Bolton: Trump taking Kim's word on Warmbier 'doesn’t mean that he accepts it as reality'

National security adviser John Bolton on Sunday argued that just because President TrumpDonald John TrumpSarah Huckabee Sanders becomes Fox News contributor The US-Iranian scuffle over a ship is a sideshow to events in the Gulf South Korea: US, North Korea to resume nuclear talks 'soon' MORE said he took North Korean leader Kim Jong Un at his word that he did not know about the treatment of American Otto Warmbier does not mean he actually believes it.

"When he says 'I’m going to take him at his word,' it doesn’t mean that he accepts it as reality. It means that he accepts that was what Kim Jong Un said," Bolton said on "Fox News Sunday."

Anchor Chris Wallace pressed Bolton on Trump's habit of giving credence to the explanations of autocrats over evidence presented by U.S. intelligence agencies. Bolton suggested that Trump's efforts to negotiate American interests is more complex than addressing one particular statement from a foreign leader.

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In addition to Kim, Trump has previously cited Saudi Crown Prince Mohammed bin Salman's denial that he was involved in the death of Jamal Khashoggi, and Russian President Vladimir Putin's insistence that he did not know of efforts to interfere in the 2016 U.S. election.

"In the case of all three of those countries we’ve got to pursue American national interests and that involves matters much weightier, much more important than some of these statements by the leaders," Bolton said.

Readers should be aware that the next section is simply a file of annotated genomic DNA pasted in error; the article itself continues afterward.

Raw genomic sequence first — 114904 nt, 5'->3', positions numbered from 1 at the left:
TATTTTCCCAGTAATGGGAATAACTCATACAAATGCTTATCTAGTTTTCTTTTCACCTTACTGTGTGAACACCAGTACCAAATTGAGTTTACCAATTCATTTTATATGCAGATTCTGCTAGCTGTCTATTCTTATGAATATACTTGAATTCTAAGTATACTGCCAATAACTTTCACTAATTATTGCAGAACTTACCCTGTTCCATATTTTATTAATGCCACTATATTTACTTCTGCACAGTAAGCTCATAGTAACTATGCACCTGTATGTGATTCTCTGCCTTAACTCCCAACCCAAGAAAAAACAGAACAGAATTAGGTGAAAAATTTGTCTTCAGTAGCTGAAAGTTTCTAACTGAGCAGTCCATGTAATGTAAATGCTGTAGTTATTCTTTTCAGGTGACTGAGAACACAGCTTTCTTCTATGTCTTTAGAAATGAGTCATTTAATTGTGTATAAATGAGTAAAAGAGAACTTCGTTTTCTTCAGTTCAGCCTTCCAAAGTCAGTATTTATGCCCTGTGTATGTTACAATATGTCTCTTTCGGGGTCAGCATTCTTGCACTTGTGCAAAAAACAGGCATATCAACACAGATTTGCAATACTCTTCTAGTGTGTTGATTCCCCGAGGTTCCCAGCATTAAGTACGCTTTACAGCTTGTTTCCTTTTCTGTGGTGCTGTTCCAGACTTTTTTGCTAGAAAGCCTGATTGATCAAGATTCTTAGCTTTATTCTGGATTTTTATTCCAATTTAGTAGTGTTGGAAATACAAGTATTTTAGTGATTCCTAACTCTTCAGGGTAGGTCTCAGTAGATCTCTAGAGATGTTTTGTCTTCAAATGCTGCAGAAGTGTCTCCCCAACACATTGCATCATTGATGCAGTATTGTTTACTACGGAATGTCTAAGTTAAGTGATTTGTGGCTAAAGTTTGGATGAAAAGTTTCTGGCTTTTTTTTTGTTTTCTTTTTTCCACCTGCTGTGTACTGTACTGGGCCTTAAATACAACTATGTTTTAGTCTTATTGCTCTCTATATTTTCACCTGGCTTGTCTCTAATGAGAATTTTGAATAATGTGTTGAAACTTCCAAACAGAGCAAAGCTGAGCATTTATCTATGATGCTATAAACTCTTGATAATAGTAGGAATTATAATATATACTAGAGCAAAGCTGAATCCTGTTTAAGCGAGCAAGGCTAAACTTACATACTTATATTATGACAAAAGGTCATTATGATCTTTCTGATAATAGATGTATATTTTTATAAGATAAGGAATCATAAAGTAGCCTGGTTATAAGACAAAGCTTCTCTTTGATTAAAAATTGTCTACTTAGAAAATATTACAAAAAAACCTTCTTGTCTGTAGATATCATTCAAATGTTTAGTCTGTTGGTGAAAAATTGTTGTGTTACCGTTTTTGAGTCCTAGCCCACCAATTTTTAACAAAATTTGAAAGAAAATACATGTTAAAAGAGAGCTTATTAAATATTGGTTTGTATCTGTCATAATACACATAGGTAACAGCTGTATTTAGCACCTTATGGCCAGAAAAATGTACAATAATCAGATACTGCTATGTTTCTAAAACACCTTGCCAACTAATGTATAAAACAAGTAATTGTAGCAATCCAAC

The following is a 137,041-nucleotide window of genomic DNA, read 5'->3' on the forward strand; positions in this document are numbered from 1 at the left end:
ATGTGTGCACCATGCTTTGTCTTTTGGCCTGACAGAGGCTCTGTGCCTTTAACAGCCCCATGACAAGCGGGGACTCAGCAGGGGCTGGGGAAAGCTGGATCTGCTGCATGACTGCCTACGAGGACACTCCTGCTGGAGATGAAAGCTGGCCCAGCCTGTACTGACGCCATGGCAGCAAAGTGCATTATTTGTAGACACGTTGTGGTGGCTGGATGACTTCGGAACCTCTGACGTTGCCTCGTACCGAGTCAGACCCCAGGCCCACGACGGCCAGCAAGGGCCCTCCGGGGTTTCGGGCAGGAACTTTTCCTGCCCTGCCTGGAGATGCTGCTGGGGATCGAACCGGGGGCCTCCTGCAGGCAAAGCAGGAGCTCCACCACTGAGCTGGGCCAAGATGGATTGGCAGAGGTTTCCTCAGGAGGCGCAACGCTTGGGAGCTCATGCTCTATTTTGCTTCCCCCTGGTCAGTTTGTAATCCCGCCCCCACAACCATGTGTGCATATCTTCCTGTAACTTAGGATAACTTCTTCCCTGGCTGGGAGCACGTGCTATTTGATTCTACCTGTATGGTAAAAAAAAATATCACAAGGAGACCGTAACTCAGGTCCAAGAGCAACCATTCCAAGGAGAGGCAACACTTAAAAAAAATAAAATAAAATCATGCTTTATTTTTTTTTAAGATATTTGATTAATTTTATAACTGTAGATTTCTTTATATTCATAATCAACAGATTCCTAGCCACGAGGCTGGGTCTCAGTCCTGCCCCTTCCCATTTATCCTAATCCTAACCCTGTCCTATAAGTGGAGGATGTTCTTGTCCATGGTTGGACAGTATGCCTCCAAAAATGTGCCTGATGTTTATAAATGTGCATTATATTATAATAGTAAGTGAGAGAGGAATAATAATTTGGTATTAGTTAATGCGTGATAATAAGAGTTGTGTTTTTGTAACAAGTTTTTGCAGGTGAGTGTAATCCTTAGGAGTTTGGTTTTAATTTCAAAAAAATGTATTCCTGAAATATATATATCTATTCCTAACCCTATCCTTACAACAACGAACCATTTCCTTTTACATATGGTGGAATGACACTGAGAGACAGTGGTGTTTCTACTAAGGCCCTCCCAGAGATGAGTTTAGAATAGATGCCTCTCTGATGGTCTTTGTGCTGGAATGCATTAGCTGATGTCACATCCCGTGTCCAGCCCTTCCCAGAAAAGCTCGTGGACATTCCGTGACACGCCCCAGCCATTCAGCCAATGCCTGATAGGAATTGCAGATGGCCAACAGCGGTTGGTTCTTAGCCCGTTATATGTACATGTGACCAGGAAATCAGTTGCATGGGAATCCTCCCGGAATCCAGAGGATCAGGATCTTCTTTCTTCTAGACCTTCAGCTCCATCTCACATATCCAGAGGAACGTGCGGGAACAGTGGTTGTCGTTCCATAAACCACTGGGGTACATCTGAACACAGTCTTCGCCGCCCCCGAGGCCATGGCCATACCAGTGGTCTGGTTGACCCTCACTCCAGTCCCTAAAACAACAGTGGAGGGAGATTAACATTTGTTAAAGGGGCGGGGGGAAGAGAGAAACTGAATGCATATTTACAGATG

"Look, foreign leaders who are friends of ours lie to our face as well," he added. "This is nothing new in international relations."

Bolton said Trump has been clear publicly and privately that the deaths of Warmbier, an American college student who was imprisoned in North Korea, and Khashoggi, a Washington Post journalist killed at the Saudi consulate in Istanbul, were "barbaric."

"What he’s trying to convey is that he’s got a difficult line to walk to negotiate with Kim Jong Un, and at the same time demand what I think North Korea would find in its own best interest," Bolton said. "Give us a complete accounting of who was responsible for what happened to Otto Warmbier."

He added that officials have similarly pressed for a full accounting of Khashoggi's death, but Wallace noted the administration has not gotten one months after the incident.

Trump fueled bipartisan outrage following his summit last week in Vietnam with Kim when he said during a press conference that Kim had denied involvement in Warmbier's death, adding, "I will take him at his word."

Warmbier, who was a University of Virginia student, was sentenced to 15 years of hard labor for allegedly attempting to steal a propaganda poster during a January 2016 visit to Pyongyang. He was reportedly in a coma when he was sent back to the U.S. in 2017 and died at age 22 a short time later.

Republicans and Democrats alike condemned the comments and said Kim was responsible for Warmbier's death. Warmbier's parents later issued a statement saying Kim's government was responsible for their son's death, and that "no excuses or lavish praise can change that."